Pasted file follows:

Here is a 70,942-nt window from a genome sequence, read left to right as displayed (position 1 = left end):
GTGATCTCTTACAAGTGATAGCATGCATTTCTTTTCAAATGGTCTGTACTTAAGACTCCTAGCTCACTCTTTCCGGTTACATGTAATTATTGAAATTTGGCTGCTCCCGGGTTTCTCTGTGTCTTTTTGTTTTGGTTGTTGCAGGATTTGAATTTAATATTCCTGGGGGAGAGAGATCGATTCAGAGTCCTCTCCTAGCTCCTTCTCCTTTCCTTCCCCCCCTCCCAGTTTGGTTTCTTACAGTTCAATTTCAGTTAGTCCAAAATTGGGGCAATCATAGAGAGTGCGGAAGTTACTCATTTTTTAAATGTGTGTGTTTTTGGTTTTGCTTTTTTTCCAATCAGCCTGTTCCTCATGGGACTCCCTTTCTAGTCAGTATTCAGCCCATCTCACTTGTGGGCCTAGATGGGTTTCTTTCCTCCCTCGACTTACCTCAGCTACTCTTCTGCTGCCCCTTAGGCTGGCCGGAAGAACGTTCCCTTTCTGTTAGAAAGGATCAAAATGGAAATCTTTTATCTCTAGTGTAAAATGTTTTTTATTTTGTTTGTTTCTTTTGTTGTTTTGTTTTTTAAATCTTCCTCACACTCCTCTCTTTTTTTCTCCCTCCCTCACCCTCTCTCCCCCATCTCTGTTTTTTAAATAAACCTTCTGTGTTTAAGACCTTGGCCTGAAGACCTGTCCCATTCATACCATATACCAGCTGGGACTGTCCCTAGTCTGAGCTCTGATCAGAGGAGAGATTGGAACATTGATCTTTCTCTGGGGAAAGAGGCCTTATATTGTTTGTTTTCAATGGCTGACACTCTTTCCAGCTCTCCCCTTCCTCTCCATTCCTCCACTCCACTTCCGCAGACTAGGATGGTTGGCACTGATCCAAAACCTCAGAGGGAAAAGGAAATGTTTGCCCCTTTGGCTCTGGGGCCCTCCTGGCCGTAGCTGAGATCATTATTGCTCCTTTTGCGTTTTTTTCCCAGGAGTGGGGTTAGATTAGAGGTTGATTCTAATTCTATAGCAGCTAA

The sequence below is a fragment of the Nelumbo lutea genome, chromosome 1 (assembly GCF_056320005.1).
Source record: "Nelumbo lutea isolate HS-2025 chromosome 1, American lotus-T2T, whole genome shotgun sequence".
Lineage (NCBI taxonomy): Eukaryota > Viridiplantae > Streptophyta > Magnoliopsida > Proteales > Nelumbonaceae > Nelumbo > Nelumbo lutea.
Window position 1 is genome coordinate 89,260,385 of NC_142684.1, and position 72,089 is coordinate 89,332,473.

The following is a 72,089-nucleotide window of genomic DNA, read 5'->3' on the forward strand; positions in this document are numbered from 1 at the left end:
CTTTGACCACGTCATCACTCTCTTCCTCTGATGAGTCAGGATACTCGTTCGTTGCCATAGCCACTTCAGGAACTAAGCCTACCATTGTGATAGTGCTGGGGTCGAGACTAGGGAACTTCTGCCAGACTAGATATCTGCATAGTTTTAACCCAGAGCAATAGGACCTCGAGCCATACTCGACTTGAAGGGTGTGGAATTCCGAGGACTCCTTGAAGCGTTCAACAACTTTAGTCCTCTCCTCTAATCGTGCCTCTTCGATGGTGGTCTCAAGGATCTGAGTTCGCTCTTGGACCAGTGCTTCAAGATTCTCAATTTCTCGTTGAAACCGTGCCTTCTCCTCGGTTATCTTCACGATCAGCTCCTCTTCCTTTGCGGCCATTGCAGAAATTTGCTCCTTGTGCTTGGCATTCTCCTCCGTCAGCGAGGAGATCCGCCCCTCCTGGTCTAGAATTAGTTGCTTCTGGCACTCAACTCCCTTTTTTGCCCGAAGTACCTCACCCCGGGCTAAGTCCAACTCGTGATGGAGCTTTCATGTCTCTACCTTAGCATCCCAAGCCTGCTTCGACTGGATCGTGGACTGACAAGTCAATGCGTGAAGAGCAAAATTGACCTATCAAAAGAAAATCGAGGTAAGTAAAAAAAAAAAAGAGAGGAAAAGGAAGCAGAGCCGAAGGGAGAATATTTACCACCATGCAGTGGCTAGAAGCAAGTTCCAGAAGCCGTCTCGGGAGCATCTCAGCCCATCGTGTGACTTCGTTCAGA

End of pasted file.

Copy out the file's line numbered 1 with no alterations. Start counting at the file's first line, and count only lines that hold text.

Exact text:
Here is a 70,942-nt window from a genome sequence, read left to right as displayed (position 1 = left end):